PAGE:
Last week, two Australian teens decided to send a message to the Australian government about their anti-marriage equality views. Their method? One thousand rainbow-painted potatoes.
Will Richards and Dan Buttson are the co-founders of a business called Potato Messenger, which allows people to pay $10 for a handwritten message on a potato to be mailed to the recipient of their choice. A few weeks ago, the pair started a Kickstarter with the goal of raising $15,000 to send 1000 rainbow potatoes to then-Prime Minister Tony Abbott. After Abbott was ousted from his position two weeks ago, they changed their plan to creating a Pride flag from potatoes instead.
Having gained some internet fame from their Potato Messenger business, Richards and Buttson hoped to use their connections and exposure to make a statement about an issue they consider important. This is absolutely admirable, especially from a pair of teenagers. Their methods, however, leave something to be desired.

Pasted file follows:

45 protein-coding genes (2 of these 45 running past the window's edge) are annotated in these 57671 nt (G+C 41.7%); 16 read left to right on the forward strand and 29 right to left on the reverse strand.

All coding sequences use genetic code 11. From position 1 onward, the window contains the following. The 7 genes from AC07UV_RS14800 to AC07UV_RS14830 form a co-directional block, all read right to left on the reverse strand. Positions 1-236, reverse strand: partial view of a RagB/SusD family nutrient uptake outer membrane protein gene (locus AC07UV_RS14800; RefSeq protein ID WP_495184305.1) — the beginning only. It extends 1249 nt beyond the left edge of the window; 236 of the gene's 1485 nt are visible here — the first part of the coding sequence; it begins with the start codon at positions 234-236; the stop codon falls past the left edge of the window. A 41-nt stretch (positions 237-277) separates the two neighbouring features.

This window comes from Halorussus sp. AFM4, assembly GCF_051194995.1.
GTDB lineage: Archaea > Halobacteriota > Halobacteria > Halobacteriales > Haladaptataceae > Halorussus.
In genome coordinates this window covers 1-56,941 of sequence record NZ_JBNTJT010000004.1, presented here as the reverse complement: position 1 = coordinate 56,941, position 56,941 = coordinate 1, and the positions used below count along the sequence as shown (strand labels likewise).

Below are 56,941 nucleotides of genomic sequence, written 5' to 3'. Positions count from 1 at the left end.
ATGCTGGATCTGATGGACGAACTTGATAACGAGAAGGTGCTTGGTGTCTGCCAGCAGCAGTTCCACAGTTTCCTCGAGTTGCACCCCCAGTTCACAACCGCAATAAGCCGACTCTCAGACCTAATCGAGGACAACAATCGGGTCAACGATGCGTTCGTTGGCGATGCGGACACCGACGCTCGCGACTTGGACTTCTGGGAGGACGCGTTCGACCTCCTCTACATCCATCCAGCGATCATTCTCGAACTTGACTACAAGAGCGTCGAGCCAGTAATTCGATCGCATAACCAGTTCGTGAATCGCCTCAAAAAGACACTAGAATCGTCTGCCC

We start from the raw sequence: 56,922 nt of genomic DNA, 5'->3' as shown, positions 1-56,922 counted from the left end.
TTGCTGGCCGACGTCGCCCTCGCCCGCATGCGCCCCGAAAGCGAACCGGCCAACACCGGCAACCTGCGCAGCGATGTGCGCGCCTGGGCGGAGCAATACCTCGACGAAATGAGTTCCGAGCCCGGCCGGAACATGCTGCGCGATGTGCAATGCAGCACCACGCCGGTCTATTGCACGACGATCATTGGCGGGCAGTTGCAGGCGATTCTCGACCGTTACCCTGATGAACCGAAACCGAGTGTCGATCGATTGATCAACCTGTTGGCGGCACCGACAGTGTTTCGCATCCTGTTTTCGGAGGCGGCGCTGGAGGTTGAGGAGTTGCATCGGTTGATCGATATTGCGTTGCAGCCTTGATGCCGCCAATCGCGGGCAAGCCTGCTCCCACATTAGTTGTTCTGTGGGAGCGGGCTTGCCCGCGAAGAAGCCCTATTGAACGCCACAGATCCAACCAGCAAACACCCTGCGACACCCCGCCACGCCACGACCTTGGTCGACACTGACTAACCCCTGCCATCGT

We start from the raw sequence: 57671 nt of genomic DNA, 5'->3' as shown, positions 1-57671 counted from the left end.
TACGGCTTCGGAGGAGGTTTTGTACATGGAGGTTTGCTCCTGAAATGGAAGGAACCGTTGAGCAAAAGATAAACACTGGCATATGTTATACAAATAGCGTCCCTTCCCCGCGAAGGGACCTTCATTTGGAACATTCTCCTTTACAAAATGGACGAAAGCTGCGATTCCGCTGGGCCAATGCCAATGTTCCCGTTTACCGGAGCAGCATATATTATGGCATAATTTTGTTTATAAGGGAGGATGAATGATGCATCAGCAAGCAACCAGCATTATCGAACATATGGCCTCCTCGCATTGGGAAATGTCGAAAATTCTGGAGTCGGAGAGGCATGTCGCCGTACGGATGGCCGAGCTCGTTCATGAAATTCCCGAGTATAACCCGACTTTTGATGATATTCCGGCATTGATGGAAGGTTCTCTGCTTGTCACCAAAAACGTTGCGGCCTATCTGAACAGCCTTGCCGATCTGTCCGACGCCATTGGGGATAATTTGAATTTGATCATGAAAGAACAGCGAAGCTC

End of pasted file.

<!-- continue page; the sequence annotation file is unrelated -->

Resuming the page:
The money spent on 1000 potatoes (which is presumably far less than the initial $15,000 they hoped to raise) could have been spent in a number of other ways more helpful to the LGBT community: supporting individuals’ gender transitions, financing activist groups, and so forth. I also take issue with the use of food to make such a statement, as it seems a waste.
Again, while the sentiment is commendable, the action itself reminds me of the “relentlessly gay” yard Kickstarter in June. A straight woman raised over $40,000 to decorate her yard rainbow, when that money could have been used by LGBT homeless shelters, health centers, and more. Painting something rainbow does not make it a pro-LGBT rights statement. It is an empty gesture and one that only makes allies feel better about their activism without making any significant difference.
I am, of course, pleased to see teenagers speaking out against Australia’s lack of marriage equality. It is abominable that Australia remains the only large English-speaking country that has not yet legalized same-sex marriage. However, such gestures need to be done with more purpose than flair. Painted potatoes aren’t going to change the laws. Focused, persistent activism just might.